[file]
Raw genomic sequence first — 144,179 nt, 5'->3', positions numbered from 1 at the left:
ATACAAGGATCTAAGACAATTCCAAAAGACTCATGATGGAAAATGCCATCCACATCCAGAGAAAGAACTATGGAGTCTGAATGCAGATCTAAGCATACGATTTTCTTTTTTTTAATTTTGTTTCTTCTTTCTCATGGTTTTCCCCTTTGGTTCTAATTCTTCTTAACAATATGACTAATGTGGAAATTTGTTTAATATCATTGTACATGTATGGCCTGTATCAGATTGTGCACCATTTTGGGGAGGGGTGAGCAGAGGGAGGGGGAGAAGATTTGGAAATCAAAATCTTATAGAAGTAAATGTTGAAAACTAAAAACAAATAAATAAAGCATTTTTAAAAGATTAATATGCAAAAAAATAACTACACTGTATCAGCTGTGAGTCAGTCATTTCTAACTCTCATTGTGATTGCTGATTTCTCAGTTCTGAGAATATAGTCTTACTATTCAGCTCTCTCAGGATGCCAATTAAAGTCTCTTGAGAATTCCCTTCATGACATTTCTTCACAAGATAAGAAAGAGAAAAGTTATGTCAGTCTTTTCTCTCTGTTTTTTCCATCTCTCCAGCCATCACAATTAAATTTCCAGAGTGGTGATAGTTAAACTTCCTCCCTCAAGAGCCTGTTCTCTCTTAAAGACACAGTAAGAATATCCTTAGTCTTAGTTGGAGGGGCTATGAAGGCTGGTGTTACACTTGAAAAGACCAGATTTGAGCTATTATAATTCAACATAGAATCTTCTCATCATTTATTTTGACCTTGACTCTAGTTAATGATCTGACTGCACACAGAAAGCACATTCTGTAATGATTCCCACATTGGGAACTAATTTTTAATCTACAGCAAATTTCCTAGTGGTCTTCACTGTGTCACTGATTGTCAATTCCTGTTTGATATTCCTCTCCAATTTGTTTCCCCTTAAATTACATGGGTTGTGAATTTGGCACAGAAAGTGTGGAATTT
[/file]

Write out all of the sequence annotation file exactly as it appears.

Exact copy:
Raw genomic sequence first — 144,179 nt, 5'->3', positions numbered from 1 at the left:
ATACAAGGATCTAAGACAATTCCAAAAGACTCATGATGGAAAATGCCATCCACATCCAGAGAAAGAACTATGGAGTCTGAATGCAGATCTAAGCATACGATTTTCTTTTTTTTAATTTTGTTTCTTCTTTCTCATGGTTTTCCCCTTTGGTTCTAATTCTTCTTAACAATATGACTAATGTGGAAATTTGTTTAATATCATTGTACATGTATGGCCTGTATCAGATTGTGCACCATTTTGGGGAGGGGTGAGCAGAGGGAGGGGGAGAAGATTTGGAAATCAAAATCTTATAGAAGTAAATGTTGAAAACTAAAAACAAATAAATAAAGCATTTTTAAAAGATTAATATGCAAAAAAATAACTACACTGTATCAGCTGTGAGTCAGTCATTTCTAACTCTCATTGTGATTGCTGATTTCTCAGTTCTGAGAATATAGTCTTACTATTCAGCTCTCTCAGGATGCCAATTAAAGTCTCTTGAGAATTCCCTTCATGACATTTCTTCACAAGATAAGAAAGAGAAAAGTTATGTCAGTCTTTTCTCTCTGTTTTTTCCATCTCTCCAGCCATCACAATTAAATTTCCAGAGTGGTGATAGTTAAACTTCCTCCCTCAAGAGCCTGTTCTCTCTTAAAGACACAGTAAGAATATCCTTAGTCTTAGTTGGAGGGGCTATGAAGGCTGGTGTTACACTTGAAAAGACCAGATTTGAGCTATTATAATTCAACATAGAATCTTCTCATCATTTATTTTGACCTTGACTCTAGTTAATGATCTGACTGCACACAGAAAGCACATTCTGTAATGATTCCCACATTGGGAACTAATTTTTAATCTACAGCAAATTTCCTAGTGGTCTTCACTGTGTCACTGATTGTCAATTCCTGTTTGATATTCCTCTCCAATTTGTTTCCCCTTAAATTACATGGGTTGTGAATTTGGCACAGAAAGTGTGGAATTT